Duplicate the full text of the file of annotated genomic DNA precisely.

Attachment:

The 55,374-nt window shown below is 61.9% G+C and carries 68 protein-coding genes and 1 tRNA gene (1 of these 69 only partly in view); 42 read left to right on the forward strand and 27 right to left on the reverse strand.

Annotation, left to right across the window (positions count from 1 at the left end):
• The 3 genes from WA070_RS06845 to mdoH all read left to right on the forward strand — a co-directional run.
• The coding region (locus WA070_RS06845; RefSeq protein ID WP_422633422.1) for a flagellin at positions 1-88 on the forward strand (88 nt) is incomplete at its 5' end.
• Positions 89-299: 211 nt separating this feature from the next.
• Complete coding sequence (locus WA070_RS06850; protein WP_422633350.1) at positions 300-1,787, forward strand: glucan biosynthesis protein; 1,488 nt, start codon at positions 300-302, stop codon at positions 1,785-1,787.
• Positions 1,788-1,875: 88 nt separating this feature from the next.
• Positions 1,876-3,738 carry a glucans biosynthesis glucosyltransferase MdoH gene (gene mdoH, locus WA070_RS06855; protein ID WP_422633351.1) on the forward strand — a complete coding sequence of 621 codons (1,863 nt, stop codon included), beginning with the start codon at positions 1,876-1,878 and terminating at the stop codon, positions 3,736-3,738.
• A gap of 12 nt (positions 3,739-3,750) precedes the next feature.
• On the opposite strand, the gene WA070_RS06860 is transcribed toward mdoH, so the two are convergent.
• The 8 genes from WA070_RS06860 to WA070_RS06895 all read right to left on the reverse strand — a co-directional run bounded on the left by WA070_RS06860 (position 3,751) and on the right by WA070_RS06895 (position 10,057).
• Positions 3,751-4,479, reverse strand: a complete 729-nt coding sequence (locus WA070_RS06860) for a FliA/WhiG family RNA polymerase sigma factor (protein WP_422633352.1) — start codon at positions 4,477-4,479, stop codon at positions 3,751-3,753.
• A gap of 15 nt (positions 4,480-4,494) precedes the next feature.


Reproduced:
The 55,374-nt window shown below is 61.9% G+C and carries 68 protein-coding genes and 1 tRNA gene (1 of these 69 only partly in view); 42 read left to right on the forward strand and 27 right to left on the reverse strand.

Annotation, left to right across the window (positions count from 1 at the left end):
• The 3 genes from WA070_RS06845 to mdoH all read left to right on the forward strand — a co-directional run.
• The coding region (locus WA070_RS06845; RefSeq protein ID WP_422633422.1) for a flagellin at positions 1-88 on the forward strand (88 nt) is incomplete at its 5' end.
• Positions 89-299: 211 nt separating this feature from the next.
• Complete coding sequence (locus WA070_RS06850; protein WP_422633350.1) at positions 300-1,787, forward strand: glucan biosynthesis protein; 1,488 nt, start codon at positions 300-302, stop codon at positions 1,785-1,787.
• Positions 1,788-1,875: 88 nt separating this feature from the next.
• Positions 1,876-3,738 carry a glucans biosynthesis glucosyltransferase MdoH gene (gene mdoH, locus WA070_RS06855; protein ID WP_422633351.1) on the forward strand — a complete coding sequence of 621 codons (1,863 nt, stop codon included), beginning with the start codon at positions 1,876-1,878 and terminating at the stop codon, positions 3,736-3,738.
• A gap of 12 nt (positions 3,739-3,750) precedes the next feature.
• On the opposite strand, the gene WA070_RS06860 is transcribed toward mdoH, so the two are convergent.
• The 8 genes from WA070_RS06860 to WA070_RS06895 all read right to left on the reverse strand — a co-directional run bounded on the left by WA070_RS06860 (position 3,751) and on the right by WA070_RS06895 (position 10,057).
• Positions 3,751-4,479, reverse strand: a complete 729-nt coding sequence (locus WA070_RS06860) for a FliA/WhiG family RNA polymerase sigma factor (protein WP_422633352.1) — start codon at positions 4,477-4,479, stop codon at positions 3,751-3,753.
• A gap of 15 nt (positions 4,480-4,494) precedes the next feature.